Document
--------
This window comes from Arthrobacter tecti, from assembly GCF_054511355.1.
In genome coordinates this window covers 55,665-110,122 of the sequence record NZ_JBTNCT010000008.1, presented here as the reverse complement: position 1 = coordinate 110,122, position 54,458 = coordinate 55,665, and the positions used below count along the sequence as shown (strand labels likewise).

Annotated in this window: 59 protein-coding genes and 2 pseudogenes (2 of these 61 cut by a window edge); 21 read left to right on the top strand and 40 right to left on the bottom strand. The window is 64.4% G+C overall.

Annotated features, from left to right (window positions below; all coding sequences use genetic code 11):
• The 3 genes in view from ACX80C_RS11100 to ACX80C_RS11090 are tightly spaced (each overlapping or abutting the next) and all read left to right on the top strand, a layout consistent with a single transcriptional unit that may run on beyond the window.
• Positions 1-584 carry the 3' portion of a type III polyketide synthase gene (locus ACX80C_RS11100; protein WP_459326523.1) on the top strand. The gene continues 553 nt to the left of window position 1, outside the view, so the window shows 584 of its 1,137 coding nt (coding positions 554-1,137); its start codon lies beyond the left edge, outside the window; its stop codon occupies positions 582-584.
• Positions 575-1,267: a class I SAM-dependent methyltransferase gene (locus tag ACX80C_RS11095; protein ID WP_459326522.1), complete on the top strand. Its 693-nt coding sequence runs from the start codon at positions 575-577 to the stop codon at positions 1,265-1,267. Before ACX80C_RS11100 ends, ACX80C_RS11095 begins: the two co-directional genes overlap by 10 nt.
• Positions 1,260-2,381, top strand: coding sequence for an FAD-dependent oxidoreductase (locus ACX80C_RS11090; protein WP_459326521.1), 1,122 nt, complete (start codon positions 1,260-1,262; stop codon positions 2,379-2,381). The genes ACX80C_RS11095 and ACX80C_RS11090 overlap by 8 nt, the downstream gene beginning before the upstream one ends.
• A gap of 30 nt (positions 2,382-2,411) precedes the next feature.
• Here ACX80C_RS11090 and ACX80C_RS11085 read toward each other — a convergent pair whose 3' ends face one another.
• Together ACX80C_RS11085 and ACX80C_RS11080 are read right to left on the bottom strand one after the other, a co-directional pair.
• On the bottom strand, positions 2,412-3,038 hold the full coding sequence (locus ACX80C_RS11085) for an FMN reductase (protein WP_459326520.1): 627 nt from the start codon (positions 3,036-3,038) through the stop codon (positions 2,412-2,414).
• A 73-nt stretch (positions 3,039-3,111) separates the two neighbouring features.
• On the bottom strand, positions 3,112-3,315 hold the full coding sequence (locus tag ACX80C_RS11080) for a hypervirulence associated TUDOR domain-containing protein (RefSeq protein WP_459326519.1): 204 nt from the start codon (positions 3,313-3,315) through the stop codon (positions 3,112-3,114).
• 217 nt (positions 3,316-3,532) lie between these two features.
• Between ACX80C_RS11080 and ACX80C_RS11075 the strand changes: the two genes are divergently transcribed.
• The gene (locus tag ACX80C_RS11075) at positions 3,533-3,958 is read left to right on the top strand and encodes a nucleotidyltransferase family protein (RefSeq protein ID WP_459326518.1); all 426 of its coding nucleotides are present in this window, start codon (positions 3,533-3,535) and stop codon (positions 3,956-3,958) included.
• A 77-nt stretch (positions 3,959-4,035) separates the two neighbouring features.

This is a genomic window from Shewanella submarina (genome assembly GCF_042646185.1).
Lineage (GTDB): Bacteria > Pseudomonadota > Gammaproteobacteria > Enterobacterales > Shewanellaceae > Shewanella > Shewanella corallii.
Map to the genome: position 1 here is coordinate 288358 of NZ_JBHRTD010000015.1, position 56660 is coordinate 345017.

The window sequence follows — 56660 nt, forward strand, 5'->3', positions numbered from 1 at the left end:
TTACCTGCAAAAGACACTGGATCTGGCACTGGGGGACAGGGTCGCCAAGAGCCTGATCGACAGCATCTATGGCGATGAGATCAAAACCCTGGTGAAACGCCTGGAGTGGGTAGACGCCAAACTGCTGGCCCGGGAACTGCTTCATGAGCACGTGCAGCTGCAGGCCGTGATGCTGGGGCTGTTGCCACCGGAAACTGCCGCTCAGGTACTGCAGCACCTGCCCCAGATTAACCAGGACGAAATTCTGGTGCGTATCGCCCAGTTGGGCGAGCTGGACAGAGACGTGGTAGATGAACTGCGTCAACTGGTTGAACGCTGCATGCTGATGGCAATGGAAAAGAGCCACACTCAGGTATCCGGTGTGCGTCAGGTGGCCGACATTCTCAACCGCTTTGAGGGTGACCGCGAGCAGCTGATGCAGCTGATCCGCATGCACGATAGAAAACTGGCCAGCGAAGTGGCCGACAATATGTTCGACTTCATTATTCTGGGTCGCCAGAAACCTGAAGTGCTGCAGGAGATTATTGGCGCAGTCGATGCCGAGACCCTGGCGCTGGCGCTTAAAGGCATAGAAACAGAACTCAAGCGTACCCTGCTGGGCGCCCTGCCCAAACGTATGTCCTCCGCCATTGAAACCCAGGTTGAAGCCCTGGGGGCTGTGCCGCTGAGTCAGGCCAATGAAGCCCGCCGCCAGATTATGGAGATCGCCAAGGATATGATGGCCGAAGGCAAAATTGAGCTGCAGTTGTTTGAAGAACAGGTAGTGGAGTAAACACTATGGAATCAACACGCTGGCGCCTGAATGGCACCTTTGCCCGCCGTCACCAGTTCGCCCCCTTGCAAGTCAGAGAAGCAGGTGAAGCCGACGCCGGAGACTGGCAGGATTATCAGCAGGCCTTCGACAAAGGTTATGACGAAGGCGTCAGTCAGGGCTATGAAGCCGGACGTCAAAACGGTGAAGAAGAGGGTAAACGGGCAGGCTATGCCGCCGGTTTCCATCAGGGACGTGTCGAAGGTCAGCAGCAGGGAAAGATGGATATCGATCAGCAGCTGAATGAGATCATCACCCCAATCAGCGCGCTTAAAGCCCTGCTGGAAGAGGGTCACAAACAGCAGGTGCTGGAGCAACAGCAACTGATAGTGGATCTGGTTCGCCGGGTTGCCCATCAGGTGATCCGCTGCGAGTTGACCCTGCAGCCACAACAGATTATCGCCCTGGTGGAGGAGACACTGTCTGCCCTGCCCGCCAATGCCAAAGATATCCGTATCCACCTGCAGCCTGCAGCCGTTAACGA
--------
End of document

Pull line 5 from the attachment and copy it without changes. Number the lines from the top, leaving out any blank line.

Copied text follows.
• The 3 genes in view from ACX80C_RS11100 to ACX80C_RS11090 are tightly spaced (each overlapping or abutting the next) and all read left to right on the top strand, a layout consistent with a single transcriptional unit that may run on beyond the window.